Davonport Kitchens Logo
Davonport Kitchens Logo
Skip Navigation Links

Experts In Curved Kitchen Cabinets


Richard Davonport | 26 May 2015

Most people design their kitchen around a variety of straight lines. Even in an unusually shaped room, wall mounted cupboards, work surfaces and even appliances have their basis on easily tessellating square or rectangular elements. This, of course, makes cupboards easy for kitchen companies to install with little or no consideration for the user.

What if, though, you were able to create a totally bespoke kitchen? One that is visually arresting yet practical at the same time? By designing around your individual home and lifestyle, there is much more freedom to create a kitchen that is unique, functional with a practical flow, rather than making the best of an off the shelf solution.

Curves can break up the rigidity of traditional straight lines and in fact around 80 per cent of Davonport kitchens have curved elements, whether it’s a whole island or a curved cabinet on the end of a run of cupboards there are ways of including curves in as bold or subtle a way as suits the individual’s taste.

Creating bespoke cabinets is our speciality, and that holds true when it comes to curved elements. Many manufacturers provide a curved ‘look’, where a standard cupboard is fronted with a curved door, but this is not the case at Davonport. All our curved cabinets are ‘true’ curves; the joints are perpendicular to the radius of the curve. We use this method rather than fixing straight joints onto a curved surface, which compromises the integrity of the structure. For this reason, not only is the whole unit created from scratch, just like all our kitchen furniture, we design around the curved element to ensure a perfect fit and high quality. As well being more ergonomic, this approach creates a more robust cabinet as springs and twists are reduced when elements fit properly together.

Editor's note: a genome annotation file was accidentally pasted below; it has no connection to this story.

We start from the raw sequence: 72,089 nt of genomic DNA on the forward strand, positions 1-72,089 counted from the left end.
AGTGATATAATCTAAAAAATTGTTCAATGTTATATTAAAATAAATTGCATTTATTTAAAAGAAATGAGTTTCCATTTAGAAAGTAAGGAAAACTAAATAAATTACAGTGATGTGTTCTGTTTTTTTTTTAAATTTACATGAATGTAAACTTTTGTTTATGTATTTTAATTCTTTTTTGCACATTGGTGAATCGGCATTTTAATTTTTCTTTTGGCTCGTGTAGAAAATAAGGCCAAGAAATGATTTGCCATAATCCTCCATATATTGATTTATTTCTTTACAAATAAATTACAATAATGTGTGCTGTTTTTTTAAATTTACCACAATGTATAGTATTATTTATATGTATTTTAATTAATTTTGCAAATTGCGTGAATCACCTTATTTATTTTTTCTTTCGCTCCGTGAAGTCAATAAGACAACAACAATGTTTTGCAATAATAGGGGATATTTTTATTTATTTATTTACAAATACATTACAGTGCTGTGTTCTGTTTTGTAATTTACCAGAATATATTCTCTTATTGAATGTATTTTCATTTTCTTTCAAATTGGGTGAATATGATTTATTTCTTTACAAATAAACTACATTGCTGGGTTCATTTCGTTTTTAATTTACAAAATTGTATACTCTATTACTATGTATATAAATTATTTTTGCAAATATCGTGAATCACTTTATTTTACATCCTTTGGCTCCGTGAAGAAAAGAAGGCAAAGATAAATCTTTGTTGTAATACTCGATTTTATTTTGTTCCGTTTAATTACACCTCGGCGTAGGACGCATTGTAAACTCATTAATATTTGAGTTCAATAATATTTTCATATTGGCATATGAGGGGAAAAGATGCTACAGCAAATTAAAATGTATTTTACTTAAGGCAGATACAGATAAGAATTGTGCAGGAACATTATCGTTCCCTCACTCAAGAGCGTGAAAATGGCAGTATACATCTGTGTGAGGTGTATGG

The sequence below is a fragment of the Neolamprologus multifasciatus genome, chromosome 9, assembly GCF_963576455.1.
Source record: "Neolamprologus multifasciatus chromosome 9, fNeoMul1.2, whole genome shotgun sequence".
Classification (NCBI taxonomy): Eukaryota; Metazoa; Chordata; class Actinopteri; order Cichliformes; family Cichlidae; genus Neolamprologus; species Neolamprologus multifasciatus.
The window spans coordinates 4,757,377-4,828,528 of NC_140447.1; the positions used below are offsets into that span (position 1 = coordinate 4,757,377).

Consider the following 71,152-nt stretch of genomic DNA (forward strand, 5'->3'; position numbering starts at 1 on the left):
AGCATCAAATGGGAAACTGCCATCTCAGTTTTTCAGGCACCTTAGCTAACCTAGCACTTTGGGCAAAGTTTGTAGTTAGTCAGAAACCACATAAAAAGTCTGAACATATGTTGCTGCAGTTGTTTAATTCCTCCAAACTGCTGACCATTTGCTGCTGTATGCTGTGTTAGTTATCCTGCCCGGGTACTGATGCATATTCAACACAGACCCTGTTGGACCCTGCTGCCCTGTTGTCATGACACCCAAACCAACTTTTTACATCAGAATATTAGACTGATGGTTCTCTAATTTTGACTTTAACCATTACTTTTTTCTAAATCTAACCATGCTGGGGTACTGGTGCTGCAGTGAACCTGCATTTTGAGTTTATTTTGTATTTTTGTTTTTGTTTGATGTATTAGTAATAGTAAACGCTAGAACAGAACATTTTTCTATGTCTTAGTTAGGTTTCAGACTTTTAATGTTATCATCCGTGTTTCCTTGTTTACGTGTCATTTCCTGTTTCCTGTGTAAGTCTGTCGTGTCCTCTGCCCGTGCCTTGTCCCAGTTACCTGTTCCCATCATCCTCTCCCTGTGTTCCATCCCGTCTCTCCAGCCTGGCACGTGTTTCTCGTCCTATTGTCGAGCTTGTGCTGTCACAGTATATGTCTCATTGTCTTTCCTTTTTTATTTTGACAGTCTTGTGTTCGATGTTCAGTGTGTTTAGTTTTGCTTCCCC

In order to create the cabinet, the door is first drawn on CAD. The wood is then carefully elected certain elements mean a stronger door, for example the grain of the wood is important; long grain wood is much stronger than short grain, as the support runs longer through the wood. Solid timber is also used for the same reason its strength, so walnut, oak or tulipwood are typical choices. Three to four inch thick planks are cut in to shape using a bandsaw, to form the shapes of the rails and stiles of the curved door. These curved elements are then carved with a multiaxis machine which uses computer controlled tools to move in all directions to ensure that the angles are precise.

The door panel is made by vacuuming laminated veneers together, with the front of the panel added last to make the front exterior surface in the chosen colour or material, for example oak or walnut. The panel is then cut to size by the same machine. After this point there is no more machine use; our expert cabinetmakers sand the pieces and put them together by hand, using traditional mortise and tenon joints. Machine engineered but hand finished produces kitchen cabinetry far superior to those that are entirely handbuilt,as computer programmed tools can manufacture to within a miniscule tolerance something even the most skilled carpenter would struggle to do.

Once the door is hung on to the cabinet the whole unit is sent to be polished before final assembly. We also ensure that checks are done at numerous points throughout the process; this ensures that the door is of the highest quality.

Our use of traditional techniques combined with state of the art technology results in the best curved kitchen furniture on the market. Our curved cabinets are our pride and joy.

Dressed to impress: Styling your kitchen this festive season.

With the festive season just around the corner we’ve sought inspiration from the design team at Culinary Concepts to hear their tips for bringing the Christmas spirit into your home.

Rebecca Silburn | 16 November 2017
Sound and vision in the kitchen

With your kitchen space playing such a fundamental role in modern day life we truly believe it should be a room to enjoy and entertain in.

Rebecca Silburn | 16 November 2017